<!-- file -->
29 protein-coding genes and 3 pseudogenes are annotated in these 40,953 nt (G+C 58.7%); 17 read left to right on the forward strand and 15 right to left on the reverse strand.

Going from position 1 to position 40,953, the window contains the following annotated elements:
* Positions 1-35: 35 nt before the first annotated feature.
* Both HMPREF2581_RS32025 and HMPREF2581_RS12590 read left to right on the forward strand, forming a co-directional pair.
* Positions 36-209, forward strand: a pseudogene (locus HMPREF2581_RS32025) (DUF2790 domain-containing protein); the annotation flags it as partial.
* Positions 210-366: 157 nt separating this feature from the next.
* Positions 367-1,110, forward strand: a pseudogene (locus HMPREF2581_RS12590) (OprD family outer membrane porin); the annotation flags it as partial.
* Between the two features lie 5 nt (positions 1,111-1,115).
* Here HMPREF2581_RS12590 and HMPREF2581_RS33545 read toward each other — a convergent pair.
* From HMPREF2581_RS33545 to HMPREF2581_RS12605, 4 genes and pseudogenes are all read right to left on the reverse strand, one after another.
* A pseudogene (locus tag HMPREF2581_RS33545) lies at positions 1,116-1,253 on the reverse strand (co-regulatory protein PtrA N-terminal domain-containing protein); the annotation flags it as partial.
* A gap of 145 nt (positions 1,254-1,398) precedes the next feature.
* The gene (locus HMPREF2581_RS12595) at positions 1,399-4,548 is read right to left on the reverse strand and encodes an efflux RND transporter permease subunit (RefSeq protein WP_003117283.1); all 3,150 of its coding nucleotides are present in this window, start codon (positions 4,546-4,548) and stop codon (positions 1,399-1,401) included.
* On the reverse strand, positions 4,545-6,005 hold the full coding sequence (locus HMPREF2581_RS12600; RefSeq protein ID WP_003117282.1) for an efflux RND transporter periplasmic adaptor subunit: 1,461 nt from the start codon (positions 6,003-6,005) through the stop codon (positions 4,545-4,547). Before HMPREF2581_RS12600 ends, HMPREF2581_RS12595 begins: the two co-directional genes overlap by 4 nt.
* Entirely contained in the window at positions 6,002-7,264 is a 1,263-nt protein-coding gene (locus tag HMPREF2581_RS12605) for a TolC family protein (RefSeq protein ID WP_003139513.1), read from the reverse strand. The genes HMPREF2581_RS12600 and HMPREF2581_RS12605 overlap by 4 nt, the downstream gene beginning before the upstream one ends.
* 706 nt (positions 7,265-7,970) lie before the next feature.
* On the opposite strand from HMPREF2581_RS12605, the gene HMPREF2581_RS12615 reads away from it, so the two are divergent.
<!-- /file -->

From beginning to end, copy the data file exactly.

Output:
29 protein-coding genes and 3 pseudogenes are annotated in these 40,953 nt (G+C 58.7%); 17 read left to right on the forward strand and 15 right to left on the reverse strand.

Going from position 1 to position 40,953, the window contains the following annotated elements:
* Positions 1-35: 35 nt before the first annotated feature.
* Both HMPREF2581_RS32025 and HMPREF2581_RS12590 read left to right on the forward strand, forming a co-directional pair.
* Positions 36-209, forward strand: a pseudogene (locus HMPREF2581_RS32025) (DUF2790 domain-containing protein); the annotation flags it as partial.
* Positions 210-366: 157 nt separating this feature from the next.
* Positions 367-1,110, forward strand: a pseudogene (locus HMPREF2581_RS12590) (OprD family outer membrane porin); the annotation flags it as partial.
* Between the two features lie 5 nt (positions 1,111-1,115).
* Here HMPREF2581_RS12590 and HMPREF2581_RS33545 read toward each other — a convergent pair.
* From HMPREF2581_RS33545 to HMPREF2581_RS12605, 4 genes and pseudogenes are all read right to left on the reverse strand, one after another.
* A pseudogene (locus tag HMPREF2581_RS33545) lies at positions 1,116-1,253 on the reverse strand (co-regulatory protein PtrA N-terminal domain-containing protein); the annotation flags it as partial.
* A gap of 145 nt (positions 1,254-1,398) precedes the next feature.
* The gene (locus HMPREF2581_RS12595) at positions 1,399-4,548 is read right to left on the reverse strand and encodes an efflux RND transporter permease subunit (RefSeq protein WP_003117283.1); all 3,150 of its coding nucleotides are present in this window, start codon (positions 4,546-4,548) and stop codon (positions 1,399-1,401) included.
* On the reverse strand, positions 4,545-6,005 hold the full coding sequence (locus HMPREF2581_RS12600; RefSeq protein ID WP_003117282.1) for an efflux RND transporter periplasmic adaptor subunit: 1,461 nt from the start codon (positions 6,003-6,005) through the stop codon (positions 4,545-4,547). Before HMPREF2581_RS12600 ends, HMPREF2581_RS12595 begins: the two co-directional genes overlap by 4 nt.
* Entirely contained in the window at positions 6,002-7,264 is a 1,263-nt protein-coding gene (locus tag HMPREF2581_RS12605) for a TolC family protein (RefSeq protein ID WP_003139513.1), read from the reverse strand. The genes HMPREF2581_RS12600 and HMPREF2581_RS12605 overlap by 4 nt, the downstream gene beginning before the upstream one ends.
* 706 nt (positions 7,265-7,970) lie before the next feature.
* On the opposite strand from HMPREF2581_RS12605, the gene HMPREF2581_RS12615 reads away from it, so the two are divergent.